The principal had rounded up the leaders of the petition, and put them in a conference room. As I walked in, the other two APs were in the room, and I was followed by the principal and other AP. The entire admin team was there, serious, nervous, and straight faced.
When I saw the students I excited greeted them with "Sup, thugs!"
They responded with an equally excited "Hey Mr. _________!"
For a wonderful moment I looked at the principal, hoping the realization hit her too. You are not a teacher, you don't know kids, you are an automaton. In fact, you are afraid of kids. How do you get to tell me what to do? She gave me the nod to proceed with the fright fest.
I said to the students "I was told of what you are planning, and I would like to see you in MY class tomorrow. Thunderstand?"
"Now remember, you have homework, right?"
"Oh yeah, about McCarthyism, right?" (irony)
"Yep." At that moment, I turned to the principal to signal I was done.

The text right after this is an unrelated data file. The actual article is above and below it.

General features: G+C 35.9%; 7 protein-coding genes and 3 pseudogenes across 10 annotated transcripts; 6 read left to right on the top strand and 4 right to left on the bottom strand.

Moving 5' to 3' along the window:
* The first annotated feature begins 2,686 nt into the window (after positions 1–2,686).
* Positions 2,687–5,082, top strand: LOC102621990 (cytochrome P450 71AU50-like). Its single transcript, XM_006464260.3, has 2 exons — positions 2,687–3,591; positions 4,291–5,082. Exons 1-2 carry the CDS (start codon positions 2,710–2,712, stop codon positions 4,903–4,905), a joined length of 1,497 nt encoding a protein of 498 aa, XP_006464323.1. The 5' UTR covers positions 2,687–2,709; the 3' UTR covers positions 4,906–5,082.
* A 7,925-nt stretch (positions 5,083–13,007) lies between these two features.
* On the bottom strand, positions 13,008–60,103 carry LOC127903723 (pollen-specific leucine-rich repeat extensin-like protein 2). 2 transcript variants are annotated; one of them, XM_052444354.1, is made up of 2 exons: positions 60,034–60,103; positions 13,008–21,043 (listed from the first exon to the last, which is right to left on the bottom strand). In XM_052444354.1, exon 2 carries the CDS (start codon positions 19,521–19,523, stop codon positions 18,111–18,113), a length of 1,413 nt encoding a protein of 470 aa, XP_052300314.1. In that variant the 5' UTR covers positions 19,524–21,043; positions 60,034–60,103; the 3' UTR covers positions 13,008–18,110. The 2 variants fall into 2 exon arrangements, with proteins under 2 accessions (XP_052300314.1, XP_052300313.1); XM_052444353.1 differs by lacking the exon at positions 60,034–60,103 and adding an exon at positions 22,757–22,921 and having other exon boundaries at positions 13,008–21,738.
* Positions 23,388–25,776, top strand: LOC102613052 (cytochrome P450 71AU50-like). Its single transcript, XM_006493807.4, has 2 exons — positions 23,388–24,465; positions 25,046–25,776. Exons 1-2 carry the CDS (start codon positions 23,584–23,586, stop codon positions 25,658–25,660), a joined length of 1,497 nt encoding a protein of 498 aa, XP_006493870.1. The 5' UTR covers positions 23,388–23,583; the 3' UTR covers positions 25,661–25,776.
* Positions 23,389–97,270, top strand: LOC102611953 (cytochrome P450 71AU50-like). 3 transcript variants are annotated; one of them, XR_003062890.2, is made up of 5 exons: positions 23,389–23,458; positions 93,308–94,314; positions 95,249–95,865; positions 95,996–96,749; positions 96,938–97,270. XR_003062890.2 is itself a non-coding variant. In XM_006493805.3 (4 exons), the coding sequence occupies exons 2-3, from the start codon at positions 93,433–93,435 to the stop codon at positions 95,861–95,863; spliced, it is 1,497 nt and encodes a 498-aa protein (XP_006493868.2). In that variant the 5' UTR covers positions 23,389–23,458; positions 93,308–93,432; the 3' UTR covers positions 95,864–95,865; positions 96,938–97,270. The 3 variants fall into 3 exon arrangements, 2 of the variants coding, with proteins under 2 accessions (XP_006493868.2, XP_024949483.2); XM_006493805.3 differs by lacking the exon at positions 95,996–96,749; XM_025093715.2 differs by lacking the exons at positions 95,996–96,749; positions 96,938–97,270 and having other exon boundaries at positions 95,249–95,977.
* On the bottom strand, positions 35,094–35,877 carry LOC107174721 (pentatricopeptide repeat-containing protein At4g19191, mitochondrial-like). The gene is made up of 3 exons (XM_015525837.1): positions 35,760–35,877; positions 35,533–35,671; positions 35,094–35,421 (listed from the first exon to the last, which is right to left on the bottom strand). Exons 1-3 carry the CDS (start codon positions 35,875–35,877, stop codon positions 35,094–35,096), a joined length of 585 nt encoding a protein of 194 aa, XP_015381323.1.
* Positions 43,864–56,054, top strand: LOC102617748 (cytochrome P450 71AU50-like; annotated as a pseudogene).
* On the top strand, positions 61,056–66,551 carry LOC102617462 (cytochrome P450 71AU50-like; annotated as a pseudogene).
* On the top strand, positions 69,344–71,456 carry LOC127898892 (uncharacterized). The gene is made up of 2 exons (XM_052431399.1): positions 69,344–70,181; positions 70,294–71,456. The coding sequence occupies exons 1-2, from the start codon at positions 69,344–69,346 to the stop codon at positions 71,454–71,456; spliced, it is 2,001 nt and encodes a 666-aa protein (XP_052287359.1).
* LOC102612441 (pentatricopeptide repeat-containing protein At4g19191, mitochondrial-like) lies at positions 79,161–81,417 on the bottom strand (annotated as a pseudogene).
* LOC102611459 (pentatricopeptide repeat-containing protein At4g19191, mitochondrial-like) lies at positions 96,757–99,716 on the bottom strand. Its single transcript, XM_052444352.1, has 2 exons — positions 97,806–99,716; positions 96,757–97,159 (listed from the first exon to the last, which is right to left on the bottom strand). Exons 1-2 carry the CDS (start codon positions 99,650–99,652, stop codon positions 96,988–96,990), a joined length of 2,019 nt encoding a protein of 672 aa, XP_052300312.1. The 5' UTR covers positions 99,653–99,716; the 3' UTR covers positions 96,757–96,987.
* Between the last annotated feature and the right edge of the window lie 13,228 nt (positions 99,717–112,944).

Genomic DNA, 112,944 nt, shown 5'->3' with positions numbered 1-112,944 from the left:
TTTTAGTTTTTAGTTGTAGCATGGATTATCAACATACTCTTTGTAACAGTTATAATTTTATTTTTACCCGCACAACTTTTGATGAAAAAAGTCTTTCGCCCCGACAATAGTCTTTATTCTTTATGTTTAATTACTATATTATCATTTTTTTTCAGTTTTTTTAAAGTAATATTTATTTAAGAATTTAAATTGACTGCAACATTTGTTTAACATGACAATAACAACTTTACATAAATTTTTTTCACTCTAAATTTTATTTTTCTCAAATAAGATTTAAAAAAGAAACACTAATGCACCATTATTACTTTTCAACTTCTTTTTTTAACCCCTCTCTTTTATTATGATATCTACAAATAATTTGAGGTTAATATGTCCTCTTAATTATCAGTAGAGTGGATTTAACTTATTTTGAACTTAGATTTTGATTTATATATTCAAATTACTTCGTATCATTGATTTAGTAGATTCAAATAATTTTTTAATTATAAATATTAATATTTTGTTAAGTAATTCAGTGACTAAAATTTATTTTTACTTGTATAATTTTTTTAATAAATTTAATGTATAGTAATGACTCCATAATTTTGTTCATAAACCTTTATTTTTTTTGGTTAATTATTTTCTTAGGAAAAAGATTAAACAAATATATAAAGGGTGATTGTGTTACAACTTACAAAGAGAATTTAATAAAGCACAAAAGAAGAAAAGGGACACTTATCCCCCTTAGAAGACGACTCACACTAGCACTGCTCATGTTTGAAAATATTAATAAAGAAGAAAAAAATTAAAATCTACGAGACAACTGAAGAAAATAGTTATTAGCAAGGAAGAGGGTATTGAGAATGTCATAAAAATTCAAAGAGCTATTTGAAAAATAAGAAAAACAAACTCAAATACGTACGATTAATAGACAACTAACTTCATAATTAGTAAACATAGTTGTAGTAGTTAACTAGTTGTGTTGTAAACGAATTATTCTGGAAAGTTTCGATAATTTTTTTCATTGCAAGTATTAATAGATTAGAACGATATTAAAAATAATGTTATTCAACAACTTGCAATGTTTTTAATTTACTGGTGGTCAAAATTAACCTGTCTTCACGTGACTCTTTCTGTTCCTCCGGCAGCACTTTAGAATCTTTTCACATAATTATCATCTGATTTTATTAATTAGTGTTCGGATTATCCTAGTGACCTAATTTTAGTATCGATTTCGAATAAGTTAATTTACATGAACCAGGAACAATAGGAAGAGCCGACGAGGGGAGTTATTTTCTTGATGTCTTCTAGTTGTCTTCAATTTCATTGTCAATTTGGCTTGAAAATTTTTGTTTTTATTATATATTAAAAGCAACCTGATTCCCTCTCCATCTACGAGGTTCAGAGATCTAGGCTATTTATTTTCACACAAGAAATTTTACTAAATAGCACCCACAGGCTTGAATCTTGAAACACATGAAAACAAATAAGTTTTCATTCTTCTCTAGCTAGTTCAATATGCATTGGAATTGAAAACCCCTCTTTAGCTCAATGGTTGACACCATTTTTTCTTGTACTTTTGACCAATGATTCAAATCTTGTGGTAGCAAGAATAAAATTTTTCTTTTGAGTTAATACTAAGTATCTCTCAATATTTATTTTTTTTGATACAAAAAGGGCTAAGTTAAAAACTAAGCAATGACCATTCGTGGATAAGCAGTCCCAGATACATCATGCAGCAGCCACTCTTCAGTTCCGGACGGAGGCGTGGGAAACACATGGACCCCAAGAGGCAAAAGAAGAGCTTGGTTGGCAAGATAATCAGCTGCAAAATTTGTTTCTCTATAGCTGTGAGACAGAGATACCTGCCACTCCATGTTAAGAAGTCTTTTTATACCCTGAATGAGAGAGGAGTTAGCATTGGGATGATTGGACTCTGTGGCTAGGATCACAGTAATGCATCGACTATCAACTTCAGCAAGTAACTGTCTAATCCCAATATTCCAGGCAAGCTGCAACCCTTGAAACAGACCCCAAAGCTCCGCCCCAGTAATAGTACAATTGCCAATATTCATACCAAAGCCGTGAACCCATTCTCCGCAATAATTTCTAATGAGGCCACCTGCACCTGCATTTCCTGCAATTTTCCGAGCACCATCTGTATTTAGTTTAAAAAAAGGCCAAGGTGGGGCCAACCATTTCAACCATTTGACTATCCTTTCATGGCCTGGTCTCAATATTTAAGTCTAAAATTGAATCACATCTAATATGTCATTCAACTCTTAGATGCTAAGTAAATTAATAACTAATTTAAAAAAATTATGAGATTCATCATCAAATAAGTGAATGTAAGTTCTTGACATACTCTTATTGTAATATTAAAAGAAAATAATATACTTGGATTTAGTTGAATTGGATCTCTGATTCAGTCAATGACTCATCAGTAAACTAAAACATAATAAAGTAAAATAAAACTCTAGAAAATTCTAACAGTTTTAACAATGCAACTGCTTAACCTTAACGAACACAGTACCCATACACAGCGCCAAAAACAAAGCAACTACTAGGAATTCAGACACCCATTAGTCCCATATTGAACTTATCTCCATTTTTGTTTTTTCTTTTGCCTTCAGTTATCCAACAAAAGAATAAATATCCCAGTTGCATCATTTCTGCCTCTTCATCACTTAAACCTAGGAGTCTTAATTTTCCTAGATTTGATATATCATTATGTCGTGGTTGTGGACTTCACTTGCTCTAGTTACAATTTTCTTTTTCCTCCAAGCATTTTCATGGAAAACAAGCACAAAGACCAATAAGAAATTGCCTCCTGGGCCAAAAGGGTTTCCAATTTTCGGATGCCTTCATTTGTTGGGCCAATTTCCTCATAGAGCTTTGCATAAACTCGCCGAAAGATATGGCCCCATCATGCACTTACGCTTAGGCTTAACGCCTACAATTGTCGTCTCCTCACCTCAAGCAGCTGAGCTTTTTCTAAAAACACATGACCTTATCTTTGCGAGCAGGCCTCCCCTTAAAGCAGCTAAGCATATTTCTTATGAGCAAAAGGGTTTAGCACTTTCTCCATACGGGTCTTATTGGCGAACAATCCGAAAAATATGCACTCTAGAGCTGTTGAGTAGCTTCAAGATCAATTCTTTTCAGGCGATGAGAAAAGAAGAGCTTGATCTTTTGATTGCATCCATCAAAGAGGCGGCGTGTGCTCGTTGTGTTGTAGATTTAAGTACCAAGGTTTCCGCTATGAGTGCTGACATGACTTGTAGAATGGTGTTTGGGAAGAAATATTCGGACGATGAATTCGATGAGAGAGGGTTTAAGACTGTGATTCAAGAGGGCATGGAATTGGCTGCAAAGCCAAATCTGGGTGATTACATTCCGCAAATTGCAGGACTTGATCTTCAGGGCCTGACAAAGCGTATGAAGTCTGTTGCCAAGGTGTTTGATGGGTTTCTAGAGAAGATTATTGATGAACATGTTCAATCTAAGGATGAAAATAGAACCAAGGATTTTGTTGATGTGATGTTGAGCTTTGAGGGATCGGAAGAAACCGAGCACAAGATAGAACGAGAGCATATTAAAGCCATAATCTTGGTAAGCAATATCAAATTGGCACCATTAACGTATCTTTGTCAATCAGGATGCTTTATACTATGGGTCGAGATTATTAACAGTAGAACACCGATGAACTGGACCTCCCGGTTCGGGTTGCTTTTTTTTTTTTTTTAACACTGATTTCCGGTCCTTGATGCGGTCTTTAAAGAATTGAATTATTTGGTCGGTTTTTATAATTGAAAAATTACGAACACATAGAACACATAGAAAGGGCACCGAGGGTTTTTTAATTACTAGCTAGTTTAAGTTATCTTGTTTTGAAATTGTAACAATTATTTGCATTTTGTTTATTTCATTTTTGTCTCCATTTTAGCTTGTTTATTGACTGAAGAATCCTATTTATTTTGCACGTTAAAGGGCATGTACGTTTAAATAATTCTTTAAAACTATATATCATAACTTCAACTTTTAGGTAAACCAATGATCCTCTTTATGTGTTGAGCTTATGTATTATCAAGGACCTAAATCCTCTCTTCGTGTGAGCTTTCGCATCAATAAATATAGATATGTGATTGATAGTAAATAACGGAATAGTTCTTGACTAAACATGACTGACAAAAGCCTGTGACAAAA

The principal then continued to ask the students if they could send out texts alerting the students that the sit-in was off. My four subversive students told her repeatedly that was unnecessary. Finally, the principal asked if she should make an announcement. At that point, the leader of the students turned towards the principal, and said with the perfect mix of annoyance, pity, and passive aggressiveness "Well, we've already told you that we think that is unnecessary, but, if you really want to, you can go ahead and do that." I nearly jumped out of my chair to give them a high five. They understand power. I wish I would've remembered to look at the APs to see their reaction. They support me, but cannot show it.